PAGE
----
2014-03-30 10.29.08 pmSanders Scroggins and Sarah Dimick lived in Hardin and Gallatin Counties which are in the southern tip of Illinois along the Ohio river. Hardin County was created out of Gallatin County, so some of the records I might need may be in one or the other of those counties. When you are researching a new area, be sure to learn about county formation and boundary changes. Locate a county history to learn more. These are readily available through Google Books, FamilySearch Books, Internet Archive, Hathi Trust or sometimes through local library, university or historical society websites.

The History of Hardin County, Illinois was very helpful in understanding the migration to and from this county on the Ohio River. The area was largely settled by people moving from Tennessee and Kentucky, mostly Irish. Some English and French settlers arrived early on before moving farther west. The book also contains some information on the first pioneers, agriculture, Ohio River transportation, and much more.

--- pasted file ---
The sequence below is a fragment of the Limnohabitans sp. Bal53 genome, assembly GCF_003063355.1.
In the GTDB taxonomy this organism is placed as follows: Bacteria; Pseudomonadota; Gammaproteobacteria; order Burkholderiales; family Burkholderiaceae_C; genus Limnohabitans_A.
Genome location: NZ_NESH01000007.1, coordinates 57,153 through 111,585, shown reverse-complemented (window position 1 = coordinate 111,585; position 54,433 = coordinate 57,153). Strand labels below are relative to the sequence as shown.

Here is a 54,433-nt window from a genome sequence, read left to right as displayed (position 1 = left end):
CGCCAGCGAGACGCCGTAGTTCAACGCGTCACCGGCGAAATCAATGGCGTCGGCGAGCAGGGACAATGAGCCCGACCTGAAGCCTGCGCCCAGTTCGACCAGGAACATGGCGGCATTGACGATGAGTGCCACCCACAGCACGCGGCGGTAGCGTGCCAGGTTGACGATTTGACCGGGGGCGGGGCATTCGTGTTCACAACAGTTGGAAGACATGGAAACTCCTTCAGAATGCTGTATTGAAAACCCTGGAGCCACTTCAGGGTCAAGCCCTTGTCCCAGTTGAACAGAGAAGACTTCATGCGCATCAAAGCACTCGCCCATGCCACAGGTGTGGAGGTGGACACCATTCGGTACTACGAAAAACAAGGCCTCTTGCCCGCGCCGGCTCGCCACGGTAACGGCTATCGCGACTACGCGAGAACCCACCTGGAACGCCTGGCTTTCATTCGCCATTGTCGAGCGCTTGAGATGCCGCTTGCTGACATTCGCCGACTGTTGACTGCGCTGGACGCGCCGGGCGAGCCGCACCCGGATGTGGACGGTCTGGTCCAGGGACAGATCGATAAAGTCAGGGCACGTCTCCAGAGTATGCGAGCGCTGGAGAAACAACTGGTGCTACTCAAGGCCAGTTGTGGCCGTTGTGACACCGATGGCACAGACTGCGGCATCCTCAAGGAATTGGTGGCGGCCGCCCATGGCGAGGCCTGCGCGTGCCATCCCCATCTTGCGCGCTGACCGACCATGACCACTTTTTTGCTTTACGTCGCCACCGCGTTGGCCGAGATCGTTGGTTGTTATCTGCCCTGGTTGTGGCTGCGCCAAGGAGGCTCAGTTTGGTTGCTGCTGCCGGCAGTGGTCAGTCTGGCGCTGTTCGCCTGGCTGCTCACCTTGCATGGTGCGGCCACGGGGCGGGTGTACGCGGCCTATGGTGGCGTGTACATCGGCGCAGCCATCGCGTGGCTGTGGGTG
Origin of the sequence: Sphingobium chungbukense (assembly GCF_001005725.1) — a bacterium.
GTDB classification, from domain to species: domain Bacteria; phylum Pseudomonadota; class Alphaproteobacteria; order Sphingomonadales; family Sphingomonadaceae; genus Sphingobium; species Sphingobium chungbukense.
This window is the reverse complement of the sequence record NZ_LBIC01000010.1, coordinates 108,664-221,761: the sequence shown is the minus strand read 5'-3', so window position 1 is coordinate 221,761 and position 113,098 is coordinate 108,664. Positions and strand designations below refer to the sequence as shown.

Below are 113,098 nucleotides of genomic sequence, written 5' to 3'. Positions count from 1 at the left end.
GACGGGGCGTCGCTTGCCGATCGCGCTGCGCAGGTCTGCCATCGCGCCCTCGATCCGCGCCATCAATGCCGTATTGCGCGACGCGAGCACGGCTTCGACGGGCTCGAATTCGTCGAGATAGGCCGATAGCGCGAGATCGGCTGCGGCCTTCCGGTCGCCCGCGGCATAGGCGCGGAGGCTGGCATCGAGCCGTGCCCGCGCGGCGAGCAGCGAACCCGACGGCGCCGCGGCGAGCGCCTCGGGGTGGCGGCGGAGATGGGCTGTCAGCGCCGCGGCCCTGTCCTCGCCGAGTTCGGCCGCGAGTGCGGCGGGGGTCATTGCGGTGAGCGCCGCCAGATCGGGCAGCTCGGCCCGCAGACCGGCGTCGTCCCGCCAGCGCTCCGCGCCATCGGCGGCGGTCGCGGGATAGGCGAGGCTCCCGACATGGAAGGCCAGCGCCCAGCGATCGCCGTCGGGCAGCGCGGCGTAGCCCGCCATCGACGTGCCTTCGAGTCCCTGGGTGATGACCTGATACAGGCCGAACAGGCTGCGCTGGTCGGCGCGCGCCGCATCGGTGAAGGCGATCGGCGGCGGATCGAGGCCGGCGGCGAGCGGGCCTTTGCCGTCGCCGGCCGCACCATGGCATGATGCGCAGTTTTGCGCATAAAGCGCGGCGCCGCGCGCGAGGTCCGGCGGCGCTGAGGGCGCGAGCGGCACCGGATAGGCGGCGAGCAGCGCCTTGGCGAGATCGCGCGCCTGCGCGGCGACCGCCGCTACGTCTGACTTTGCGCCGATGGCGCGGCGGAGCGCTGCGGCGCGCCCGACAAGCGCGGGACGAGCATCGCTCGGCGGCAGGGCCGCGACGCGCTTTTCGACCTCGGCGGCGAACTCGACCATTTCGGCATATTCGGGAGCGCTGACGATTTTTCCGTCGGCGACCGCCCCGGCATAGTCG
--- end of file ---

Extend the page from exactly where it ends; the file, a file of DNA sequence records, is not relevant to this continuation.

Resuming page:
Familiarizing yourself with the geography of a new area can help you understand where records might be located and how the people may have traveled. This is an essential first step when undertaking any research in an unfamiliar area.